Instructions To Parents

This section is intended to provide an introduction to routine care of the newborn infant and to answer the questions parents most commonly ask in the first few months of their baby’s life.

If you have other children at home, much of what follows already is familiar to you. If this is your first child, you will quickly gain the experience, which will give you confidence in caring for your baby. It is important for you to develop this self-confidence. Without it, life with a baby can be unnecessarily frustrating. This booklet, like the advice of friends and relatives, may be helpful, but it is no substitute for your maternal instincts and common sense. Don’t be afraid to follow your instincts. In so doing, usually you will be doing the correct thing.

Getting To Know Your Baby

The newborn that I have just examined is now a member of your family. Remember that he is just as much an individual as you or anyone else, and that he must be treated as one. Everyone will have advice for you. This, however, is your baby to raise as you see fit. Try to develop your own pattern for your child. I will be available to answer your questions and to help you with your problems, but there is no such thing as a standard response. There are wide variations of normal growth, development, and nutritional requirements. Do not be afraid of your baby. Remember that children grow up, and do well, often in spite of us and not necessarily because of us.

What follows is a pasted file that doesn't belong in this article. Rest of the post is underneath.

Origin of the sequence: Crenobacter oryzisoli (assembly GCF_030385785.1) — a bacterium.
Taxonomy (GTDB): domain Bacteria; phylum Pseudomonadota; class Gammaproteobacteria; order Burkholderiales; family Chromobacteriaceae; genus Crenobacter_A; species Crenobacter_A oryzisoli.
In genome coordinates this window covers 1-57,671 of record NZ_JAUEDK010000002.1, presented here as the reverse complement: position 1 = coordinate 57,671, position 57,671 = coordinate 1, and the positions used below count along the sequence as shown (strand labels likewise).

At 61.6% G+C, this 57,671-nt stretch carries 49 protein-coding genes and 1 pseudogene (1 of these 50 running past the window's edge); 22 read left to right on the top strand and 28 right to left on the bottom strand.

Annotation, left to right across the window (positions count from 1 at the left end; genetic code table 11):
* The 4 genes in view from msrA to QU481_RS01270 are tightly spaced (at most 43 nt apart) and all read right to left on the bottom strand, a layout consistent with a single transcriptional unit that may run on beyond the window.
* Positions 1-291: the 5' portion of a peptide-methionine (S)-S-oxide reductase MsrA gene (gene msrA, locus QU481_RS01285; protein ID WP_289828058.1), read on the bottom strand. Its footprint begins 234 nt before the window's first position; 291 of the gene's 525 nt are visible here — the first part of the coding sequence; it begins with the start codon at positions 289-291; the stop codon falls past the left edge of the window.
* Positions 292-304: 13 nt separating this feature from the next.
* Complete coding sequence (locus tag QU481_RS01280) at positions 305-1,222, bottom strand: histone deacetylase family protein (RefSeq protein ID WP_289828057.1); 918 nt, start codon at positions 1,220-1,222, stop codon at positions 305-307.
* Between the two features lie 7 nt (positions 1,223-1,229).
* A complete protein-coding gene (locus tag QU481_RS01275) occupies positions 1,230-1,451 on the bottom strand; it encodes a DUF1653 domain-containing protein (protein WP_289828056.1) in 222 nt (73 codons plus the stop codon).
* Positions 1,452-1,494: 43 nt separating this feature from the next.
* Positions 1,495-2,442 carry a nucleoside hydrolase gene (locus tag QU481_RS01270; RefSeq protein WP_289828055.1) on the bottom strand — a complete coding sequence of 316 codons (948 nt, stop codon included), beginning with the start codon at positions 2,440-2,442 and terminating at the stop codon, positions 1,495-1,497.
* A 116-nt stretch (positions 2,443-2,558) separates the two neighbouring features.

The baby senses any distress and emotion in those who handle and take care of him. If you learn to relax and enjoy your baby, your baby will be able to enjoy you. Following are some basic rules. These too can be varied, but may give you some useful information.

Babies Are Babies

All babies sneeze, yawn, belch, have hiccoughs, pass gas, cough and cry. They may occasionally look cross-eyed. Sneezing is the only way in which a baby can clean his nose of mucus, lint, or milk curds. Hiccoughs are little spasms of the diaphragm muscle. They may often be stopped by giving a few swallows of warm water. Coughing is baby’s way of clearing his throat. Crying is his way of saying I’m hungry, I’m wet, I’m thirsty, I want to turn over, I’m too hot, I’m too cold, I have a stomach ache, or I’m bored. You will gradually learn to know what the baby means. Even a well baby will probably cry for a little while each day and could cry for an hour or so occasionally without doing himself any harm.

Almost all infants have a fussy period, which frequently begins in the first or second week of life and occurs in the late afternoon or evening, but hopefully not at night. This is not colic, but a normal phenomenon for which there is no complete explanation. It lasts up to several hours and occurs daily at approximately the same time, usually when the baby is most tired. Do not be afraid to let the baby “cry it out.” If the crying is excessive or too frequent, please call us for further advice. It may take up to three months for the fussy period to pass.


There should be no visitors the first day at home. Every new baby must adapt himself to new surroundings, just as you and I would have to do. For this reason the first 24 - 48 hours at home should never be expected to be “smooth sailing.” Both you and the baby will fare better if you have time to adjust to new circumstances and one another.

Do the best you can to limit visitors during the first few weeks because a newborn baby has not had time to build up a resistance to infections, which can be easily transferred to him. Discourage people from handling the baby. There’ll be lots of time for that later on.